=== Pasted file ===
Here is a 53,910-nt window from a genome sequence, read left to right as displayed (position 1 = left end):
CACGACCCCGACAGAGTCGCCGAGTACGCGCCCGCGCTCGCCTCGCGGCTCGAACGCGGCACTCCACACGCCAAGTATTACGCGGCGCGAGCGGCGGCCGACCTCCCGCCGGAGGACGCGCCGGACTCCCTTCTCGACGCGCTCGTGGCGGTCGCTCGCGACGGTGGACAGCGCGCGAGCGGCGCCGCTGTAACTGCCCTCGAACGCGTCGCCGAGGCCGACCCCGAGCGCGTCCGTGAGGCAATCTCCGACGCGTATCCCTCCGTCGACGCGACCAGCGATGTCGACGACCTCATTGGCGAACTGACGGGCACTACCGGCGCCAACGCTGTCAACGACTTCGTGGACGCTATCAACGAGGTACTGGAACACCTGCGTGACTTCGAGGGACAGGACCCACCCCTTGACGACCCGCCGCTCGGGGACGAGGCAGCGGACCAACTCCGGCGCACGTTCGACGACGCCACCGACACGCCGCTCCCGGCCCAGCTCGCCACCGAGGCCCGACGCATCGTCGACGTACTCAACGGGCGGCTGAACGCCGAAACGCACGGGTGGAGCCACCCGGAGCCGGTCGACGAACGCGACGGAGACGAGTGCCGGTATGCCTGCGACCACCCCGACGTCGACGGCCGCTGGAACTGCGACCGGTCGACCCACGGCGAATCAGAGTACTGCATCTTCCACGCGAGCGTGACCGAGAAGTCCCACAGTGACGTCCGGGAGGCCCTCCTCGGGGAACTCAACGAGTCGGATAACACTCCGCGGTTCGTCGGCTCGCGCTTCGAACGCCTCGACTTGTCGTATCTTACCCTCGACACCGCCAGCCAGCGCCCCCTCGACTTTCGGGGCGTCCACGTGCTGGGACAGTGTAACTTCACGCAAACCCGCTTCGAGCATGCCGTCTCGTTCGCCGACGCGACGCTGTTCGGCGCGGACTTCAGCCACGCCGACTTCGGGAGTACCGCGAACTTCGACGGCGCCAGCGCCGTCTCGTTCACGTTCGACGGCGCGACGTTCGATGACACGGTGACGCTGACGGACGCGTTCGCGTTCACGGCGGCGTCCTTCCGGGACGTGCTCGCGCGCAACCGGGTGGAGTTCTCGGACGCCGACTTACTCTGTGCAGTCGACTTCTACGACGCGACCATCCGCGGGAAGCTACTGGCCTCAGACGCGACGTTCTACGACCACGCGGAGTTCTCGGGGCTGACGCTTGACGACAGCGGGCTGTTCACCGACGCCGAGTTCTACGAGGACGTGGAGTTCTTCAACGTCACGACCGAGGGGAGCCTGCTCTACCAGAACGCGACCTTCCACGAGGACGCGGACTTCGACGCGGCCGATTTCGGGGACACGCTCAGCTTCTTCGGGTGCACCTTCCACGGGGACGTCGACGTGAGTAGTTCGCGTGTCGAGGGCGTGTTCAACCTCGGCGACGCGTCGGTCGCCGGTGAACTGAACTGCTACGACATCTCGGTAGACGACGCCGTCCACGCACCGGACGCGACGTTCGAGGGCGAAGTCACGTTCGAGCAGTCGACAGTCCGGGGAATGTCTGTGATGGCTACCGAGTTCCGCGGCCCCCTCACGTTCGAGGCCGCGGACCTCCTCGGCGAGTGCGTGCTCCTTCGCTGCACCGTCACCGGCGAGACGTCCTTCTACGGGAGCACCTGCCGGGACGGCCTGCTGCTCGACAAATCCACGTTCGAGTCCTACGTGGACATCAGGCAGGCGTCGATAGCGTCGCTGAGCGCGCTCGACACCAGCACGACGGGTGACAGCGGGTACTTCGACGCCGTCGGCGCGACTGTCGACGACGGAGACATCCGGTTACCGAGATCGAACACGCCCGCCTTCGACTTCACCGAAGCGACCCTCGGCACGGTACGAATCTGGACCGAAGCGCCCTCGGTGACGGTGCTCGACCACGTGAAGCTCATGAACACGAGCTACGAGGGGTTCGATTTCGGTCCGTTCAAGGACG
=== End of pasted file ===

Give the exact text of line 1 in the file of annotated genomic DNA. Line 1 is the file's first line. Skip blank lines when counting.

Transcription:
Here is a 53,910-nt window from a genome sequence, read left to right as displayed (position 1 = left end):